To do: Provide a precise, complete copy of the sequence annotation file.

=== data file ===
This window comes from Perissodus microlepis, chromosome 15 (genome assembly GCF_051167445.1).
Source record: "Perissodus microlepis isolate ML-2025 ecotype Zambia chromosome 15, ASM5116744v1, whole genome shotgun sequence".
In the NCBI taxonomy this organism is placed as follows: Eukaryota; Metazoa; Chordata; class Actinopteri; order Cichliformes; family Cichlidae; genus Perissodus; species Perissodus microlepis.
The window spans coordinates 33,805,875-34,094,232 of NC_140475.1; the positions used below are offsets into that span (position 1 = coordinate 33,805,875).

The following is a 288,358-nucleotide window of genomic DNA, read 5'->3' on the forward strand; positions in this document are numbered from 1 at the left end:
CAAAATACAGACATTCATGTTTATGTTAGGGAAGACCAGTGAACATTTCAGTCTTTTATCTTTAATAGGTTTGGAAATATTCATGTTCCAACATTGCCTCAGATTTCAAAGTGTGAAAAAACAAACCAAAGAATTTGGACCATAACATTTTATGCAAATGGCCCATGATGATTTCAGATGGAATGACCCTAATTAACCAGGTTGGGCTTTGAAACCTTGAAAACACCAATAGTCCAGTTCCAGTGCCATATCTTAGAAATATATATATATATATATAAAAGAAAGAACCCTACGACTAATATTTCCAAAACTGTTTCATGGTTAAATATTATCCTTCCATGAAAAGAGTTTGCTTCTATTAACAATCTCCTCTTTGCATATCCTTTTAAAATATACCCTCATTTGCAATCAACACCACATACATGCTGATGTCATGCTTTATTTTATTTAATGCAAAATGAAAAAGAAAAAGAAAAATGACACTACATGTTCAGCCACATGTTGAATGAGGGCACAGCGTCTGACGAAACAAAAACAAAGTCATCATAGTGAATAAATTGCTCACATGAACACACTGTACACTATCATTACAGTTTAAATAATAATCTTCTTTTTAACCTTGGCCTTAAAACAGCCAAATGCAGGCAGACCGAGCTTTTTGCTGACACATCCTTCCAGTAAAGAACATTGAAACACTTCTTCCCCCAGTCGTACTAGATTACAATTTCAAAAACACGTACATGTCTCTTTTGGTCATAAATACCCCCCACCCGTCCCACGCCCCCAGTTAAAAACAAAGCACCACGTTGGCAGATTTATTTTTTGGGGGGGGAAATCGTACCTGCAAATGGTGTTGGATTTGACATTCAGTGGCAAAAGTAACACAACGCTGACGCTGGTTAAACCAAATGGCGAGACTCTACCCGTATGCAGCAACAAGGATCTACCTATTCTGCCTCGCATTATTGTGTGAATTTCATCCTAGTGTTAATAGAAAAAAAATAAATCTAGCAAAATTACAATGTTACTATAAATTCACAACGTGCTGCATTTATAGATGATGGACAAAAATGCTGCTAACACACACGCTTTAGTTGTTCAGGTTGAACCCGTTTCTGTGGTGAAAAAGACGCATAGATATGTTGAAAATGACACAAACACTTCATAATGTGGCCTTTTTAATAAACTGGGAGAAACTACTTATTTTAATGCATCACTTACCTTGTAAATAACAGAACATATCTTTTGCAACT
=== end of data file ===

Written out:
This window comes from Perissodus microlepis, chromosome 15 (genome assembly GCF_051167445.1).
Source record: "Perissodus microlepis isolate ML-2025 ecotype Zambia chromosome 15, ASM5116744v1, whole genome shotgun sequence".
In the NCBI taxonomy this organism is placed as follows: Eukaryota; Metazoa; Chordata; class Actinopteri; order Cichliformes; family Cichlidae; genus Perissodus; species Perissodus microlepis.
The window spans coordinates 33,805,875-34,094,232 of NC_140475.1; the positions used below are offsets into that span (position 1 = coordinate 33,805,875).

The following is a 288,358-nucleotide window of genomic DNA, read 5'->3' on the forward strand; positions in this document are numbered from 1 at the left end:
CAAAATACAGACATTCATGTTTATGTTAGGGAAGACCAGTGAACATTTCAGTCTTTTATCTTTAATAGGTTTGGAAATATTCATGTTCCAACATTGCCTCAGATTTCAAAGTGTGAAAAAACAAACCAAAGAATTTGGACCATAACATTTTATGCAAATGGCCCATGATGATTTCAGATGGAATGACCCTAATTAACCAGGTTGGGCTTTGAAACCTTGAAAACACCAATAGTCCAGTTCCAGTGCCATATCTTAGAAATATATATATATATATATAAAAGAAAGAACCCTACGACTAATATTTCCAAAACTGTTTCATGGTTAAATATTATCCTTCCATGAAAAGAGTTTGCTTCTATTAACAATCTCCTCTTTGCATATCCTTTTAAAATATACCCTCATTTGCAATCAACACCACATACATGCTGATGTCATGCTTTATTTTATTTAATGCAAAATGAAAAAGAAAAAGAAAAATGACACTACATGTTCAGCCACATGTTGAATGAGGGCACAGCGTCTGACGAAACAAAAACAAAGTCATCATAGTGAATAAATTGCTCACATGAACACACTGTACACTATCATTACAGTTTAAATAATAATCTTCTTTTTAACCTTGGCCTTAAAACAGCCAAATGCAGGCAGACCGAGCTTTTTGCTGACACATCCTTCCAGTAAAGAACATTGAAACACTTCTTCCCCCAGTCGTACTAGATTACAATTTCAAAAACACGTACATGTCTCTTTTGGTCATAAATACCCCCCACCCGTCCCACGCCCCCAGTTAAAAACAAAGCACCACGTTGGCAGATTTATTTTTTGGGGGGGGAAATCGTACCTGCAAATGGTGTTGGATTTGACATTCAGTGGCAAAAGTAACACAACGCTGACGCTGGTTAAACCAAATGGCGAGACTCTACCCGTATGCAGCAACAAGGATCTACCTATTCTGCCTCGCATTATTGTGTGAATTTCATCCTAGTGTTAATAGAAAAAAAATAAATCTAGCAAAATTACAATGTTACTATAAATTCACAACGTGCTGCATTTATAGATGATGGACAAAAATGCTGCTAACACACACGCTTTAGTTGTTCAGGTTGAACCCGTTTCTGTGGTGAAAAAGACGCATAGATATGTTGAAAATGACACAAACACTTCATAATGTGGCCTTTTTAATAAACTGGGAGAAACTACTTATTTTAATGCATCACTTACCTTGTAAATAACAGAACATATCTTTTGCAACT